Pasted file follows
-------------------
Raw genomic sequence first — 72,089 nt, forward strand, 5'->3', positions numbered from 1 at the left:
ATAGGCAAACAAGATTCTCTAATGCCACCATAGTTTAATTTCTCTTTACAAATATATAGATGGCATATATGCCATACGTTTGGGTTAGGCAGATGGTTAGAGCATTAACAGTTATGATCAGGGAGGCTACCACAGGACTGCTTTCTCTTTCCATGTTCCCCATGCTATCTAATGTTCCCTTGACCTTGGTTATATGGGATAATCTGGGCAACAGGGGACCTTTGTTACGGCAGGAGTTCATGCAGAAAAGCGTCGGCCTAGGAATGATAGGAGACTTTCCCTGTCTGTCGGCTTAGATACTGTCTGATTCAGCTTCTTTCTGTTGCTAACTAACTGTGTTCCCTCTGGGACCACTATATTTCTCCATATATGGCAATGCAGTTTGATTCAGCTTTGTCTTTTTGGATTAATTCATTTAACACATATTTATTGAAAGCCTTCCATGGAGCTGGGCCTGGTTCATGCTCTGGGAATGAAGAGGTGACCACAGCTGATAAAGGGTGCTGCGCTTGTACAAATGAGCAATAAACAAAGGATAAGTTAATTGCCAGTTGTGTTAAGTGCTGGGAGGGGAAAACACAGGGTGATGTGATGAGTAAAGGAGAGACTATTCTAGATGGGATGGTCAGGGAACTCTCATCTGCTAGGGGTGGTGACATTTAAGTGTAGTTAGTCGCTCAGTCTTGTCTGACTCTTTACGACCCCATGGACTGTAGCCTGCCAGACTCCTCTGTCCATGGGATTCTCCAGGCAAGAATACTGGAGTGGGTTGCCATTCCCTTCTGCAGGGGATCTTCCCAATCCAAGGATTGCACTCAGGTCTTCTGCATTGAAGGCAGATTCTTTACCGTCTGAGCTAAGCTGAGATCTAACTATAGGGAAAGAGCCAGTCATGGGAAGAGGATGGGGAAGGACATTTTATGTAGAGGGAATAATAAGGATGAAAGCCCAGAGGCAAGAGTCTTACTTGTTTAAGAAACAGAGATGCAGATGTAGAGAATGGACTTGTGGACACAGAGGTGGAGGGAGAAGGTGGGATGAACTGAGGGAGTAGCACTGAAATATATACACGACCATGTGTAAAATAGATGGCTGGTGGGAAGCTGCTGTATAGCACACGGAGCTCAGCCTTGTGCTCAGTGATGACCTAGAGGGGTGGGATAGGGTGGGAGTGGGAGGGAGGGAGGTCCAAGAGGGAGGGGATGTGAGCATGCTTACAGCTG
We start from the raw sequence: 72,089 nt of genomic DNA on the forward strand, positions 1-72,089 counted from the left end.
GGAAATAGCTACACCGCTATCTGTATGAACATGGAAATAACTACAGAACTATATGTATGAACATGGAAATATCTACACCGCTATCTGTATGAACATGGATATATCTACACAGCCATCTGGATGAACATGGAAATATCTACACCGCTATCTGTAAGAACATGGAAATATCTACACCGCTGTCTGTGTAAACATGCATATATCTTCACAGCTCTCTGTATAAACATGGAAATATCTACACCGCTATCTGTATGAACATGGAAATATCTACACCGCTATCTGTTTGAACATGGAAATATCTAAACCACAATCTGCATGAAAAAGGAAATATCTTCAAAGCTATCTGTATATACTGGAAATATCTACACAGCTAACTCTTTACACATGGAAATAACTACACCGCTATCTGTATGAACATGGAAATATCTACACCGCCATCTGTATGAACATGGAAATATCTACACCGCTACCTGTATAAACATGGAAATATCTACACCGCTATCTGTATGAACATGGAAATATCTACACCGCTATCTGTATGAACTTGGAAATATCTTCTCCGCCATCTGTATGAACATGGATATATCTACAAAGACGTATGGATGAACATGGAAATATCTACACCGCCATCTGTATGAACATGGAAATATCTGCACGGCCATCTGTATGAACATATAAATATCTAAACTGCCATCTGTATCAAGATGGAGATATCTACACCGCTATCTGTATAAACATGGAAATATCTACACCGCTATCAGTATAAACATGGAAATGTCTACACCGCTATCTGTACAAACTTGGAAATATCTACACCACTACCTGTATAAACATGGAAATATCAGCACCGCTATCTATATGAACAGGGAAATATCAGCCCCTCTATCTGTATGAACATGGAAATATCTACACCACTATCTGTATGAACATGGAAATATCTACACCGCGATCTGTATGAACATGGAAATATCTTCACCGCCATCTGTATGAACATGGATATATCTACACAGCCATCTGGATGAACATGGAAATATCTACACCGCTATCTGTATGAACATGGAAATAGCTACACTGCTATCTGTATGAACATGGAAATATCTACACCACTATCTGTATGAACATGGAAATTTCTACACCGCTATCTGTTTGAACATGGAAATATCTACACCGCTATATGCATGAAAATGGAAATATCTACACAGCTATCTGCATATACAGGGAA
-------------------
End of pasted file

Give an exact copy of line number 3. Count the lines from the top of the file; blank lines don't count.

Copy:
We start from the raw sequence: 72,089 nt of genomic DNA on the forward strand, positions 1-72,089 counted from the left end.